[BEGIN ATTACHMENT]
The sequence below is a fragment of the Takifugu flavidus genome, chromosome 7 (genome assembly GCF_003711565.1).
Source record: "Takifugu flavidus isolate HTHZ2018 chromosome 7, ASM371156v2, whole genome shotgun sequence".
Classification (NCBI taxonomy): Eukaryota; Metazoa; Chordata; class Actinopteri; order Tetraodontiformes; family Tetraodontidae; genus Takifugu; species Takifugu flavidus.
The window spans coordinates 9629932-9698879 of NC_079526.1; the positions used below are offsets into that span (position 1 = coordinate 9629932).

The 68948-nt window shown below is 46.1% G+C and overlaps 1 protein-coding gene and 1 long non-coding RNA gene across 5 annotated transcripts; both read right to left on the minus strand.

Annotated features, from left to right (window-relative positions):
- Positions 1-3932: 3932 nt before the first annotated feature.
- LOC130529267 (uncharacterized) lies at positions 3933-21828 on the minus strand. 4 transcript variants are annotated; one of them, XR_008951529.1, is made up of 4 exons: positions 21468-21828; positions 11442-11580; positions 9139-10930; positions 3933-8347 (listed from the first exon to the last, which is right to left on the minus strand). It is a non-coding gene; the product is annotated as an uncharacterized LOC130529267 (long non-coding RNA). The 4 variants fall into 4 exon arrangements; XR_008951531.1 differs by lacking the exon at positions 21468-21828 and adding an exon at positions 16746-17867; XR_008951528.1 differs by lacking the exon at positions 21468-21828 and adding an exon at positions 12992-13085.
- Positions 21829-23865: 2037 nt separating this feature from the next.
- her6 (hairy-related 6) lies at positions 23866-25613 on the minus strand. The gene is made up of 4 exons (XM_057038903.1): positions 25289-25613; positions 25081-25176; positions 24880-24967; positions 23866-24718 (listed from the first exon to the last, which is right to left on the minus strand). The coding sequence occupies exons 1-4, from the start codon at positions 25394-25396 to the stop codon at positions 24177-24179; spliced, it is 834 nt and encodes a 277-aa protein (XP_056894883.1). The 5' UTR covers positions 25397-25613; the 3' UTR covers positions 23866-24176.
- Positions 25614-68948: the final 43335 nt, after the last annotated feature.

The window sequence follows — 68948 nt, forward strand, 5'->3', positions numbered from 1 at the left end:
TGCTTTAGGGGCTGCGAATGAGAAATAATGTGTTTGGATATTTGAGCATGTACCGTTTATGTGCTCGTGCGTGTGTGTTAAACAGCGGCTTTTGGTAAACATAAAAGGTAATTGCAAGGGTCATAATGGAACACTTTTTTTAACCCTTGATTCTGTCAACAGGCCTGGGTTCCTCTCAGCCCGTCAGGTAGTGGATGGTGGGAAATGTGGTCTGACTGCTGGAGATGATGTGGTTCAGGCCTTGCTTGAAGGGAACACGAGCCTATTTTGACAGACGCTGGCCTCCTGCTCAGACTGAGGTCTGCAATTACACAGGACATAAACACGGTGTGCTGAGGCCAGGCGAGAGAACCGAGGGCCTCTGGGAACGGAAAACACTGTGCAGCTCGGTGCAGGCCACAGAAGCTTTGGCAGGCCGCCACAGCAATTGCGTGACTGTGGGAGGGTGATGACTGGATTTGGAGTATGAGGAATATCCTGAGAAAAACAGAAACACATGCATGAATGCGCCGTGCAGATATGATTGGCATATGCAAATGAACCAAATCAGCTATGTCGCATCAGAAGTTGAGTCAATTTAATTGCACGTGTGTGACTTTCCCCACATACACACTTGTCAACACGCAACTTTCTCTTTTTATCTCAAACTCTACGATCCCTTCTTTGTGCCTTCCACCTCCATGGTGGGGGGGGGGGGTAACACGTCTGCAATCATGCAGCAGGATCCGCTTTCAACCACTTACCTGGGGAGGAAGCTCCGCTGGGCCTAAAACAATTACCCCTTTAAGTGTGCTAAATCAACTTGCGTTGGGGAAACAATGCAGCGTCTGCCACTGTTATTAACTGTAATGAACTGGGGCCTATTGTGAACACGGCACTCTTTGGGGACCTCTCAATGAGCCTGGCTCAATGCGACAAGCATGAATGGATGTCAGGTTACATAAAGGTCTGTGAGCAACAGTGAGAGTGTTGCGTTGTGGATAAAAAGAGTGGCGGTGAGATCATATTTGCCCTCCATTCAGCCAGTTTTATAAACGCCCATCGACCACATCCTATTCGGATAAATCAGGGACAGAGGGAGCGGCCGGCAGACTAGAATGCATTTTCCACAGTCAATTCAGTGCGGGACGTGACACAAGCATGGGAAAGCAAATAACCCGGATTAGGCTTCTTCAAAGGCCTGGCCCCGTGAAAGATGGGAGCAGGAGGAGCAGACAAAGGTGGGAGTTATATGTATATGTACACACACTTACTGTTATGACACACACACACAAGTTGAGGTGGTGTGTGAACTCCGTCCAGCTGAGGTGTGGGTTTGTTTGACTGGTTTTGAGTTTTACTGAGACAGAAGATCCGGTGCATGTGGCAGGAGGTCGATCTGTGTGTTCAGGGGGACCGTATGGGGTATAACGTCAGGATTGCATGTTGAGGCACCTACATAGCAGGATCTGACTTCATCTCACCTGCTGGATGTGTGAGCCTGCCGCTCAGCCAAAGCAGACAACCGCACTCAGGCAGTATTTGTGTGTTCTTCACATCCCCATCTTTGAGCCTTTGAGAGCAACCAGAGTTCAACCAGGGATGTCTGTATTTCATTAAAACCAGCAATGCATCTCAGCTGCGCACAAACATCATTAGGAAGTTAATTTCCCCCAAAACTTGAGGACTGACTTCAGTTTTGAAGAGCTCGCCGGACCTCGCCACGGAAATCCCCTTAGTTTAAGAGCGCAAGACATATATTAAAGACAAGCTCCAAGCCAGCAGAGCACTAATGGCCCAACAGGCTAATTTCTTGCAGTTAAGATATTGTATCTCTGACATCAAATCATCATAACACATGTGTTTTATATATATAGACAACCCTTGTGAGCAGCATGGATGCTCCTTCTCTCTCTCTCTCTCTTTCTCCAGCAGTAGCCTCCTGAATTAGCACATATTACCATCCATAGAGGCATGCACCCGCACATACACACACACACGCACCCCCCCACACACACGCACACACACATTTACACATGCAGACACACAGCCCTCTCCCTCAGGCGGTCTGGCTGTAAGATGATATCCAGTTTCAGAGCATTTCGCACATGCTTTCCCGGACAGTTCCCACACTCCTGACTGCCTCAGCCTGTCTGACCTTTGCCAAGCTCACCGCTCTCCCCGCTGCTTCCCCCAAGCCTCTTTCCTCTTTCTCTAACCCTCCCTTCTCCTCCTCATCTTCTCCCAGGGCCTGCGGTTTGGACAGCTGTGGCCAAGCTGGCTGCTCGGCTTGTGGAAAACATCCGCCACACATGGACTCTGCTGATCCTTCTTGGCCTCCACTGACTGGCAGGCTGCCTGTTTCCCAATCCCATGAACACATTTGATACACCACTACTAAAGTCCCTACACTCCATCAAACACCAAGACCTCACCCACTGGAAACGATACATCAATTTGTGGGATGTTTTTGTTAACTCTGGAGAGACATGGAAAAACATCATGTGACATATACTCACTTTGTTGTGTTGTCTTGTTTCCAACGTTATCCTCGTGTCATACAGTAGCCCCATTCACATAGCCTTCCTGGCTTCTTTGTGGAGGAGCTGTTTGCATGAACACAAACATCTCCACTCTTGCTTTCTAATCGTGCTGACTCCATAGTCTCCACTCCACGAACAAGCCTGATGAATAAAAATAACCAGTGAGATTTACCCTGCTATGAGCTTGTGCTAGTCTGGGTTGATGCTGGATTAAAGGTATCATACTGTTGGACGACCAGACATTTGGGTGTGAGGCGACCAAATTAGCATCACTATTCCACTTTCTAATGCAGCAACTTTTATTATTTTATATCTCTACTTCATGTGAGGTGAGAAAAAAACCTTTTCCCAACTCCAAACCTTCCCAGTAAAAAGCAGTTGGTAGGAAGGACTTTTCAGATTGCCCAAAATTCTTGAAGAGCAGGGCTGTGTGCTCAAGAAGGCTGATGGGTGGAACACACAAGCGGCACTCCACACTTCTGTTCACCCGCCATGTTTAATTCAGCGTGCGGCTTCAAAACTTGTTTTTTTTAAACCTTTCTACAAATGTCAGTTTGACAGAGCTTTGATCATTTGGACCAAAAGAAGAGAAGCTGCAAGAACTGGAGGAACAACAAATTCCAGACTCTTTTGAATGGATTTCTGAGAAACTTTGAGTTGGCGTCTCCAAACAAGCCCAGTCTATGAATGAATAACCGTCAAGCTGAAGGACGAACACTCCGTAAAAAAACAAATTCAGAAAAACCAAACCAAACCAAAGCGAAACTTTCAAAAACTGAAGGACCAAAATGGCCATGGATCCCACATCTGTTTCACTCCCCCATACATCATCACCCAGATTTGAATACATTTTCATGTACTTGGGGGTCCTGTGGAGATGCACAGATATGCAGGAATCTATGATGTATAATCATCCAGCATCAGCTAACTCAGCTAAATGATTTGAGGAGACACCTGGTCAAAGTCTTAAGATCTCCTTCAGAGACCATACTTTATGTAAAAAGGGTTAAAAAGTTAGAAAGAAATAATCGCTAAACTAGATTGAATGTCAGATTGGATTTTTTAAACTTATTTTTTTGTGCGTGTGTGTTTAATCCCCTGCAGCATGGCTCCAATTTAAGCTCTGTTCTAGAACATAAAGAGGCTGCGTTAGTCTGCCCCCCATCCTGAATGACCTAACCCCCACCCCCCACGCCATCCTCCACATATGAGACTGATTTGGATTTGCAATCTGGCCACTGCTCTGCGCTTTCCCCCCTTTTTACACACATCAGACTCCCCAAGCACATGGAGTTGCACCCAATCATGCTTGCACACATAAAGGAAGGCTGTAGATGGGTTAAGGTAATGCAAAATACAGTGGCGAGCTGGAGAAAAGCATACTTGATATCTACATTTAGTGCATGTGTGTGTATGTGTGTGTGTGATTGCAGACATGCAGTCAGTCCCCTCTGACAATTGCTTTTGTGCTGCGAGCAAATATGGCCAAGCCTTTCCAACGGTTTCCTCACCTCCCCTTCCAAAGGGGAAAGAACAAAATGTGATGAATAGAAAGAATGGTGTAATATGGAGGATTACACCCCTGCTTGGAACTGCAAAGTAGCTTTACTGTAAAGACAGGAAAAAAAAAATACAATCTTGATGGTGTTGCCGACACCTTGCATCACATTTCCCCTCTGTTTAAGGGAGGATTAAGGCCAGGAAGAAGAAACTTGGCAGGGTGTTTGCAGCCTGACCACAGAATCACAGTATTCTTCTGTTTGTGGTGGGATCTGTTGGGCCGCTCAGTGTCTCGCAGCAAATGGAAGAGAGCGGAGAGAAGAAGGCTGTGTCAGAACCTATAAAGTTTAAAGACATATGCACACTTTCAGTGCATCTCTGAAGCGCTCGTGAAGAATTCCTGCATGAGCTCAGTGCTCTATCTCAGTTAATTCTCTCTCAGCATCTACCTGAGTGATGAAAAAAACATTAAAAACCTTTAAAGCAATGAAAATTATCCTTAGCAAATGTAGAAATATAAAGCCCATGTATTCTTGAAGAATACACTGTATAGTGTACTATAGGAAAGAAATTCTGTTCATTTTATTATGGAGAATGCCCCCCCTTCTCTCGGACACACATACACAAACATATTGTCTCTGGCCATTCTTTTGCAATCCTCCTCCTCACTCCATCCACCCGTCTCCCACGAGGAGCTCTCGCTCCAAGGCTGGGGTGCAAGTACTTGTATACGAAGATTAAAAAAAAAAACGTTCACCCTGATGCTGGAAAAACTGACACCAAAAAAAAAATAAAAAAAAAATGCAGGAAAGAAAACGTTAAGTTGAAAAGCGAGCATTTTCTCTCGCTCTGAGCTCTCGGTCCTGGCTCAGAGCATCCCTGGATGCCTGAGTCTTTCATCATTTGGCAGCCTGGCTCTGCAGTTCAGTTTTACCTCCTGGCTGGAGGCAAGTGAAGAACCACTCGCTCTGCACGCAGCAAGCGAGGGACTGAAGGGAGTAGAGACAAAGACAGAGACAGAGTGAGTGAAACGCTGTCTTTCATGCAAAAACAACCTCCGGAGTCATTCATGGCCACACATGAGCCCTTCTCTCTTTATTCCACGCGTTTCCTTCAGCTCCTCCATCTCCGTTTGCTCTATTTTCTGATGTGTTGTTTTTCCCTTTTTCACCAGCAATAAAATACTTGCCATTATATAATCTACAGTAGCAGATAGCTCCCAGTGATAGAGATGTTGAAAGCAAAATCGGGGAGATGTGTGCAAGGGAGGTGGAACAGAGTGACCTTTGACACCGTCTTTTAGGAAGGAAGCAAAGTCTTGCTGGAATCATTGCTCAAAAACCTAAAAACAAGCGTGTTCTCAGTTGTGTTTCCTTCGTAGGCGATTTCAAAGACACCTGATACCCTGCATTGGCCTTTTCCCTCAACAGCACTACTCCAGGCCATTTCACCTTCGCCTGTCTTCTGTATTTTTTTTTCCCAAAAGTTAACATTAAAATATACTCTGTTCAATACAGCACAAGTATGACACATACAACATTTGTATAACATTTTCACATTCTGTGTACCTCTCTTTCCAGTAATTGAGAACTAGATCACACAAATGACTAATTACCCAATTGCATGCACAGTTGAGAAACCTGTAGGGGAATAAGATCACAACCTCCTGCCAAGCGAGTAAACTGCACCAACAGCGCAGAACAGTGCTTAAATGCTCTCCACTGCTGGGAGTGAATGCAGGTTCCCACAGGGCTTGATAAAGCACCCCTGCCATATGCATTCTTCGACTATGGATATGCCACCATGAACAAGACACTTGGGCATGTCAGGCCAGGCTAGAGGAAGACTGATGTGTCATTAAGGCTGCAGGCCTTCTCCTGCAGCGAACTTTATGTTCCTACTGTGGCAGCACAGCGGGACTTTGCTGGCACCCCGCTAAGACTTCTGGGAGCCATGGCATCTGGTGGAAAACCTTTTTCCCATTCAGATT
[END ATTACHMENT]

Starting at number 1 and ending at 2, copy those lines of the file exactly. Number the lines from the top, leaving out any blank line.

The sequence below is a fragment of the Takifugu flavidus genome, chromosome 7 (genome assembly GCF_003711565.1).
Source record: "Takifugu flavidus isolate HTHZ2018 chromosome 7, ASM371156v2, whole genome shotgun sequence".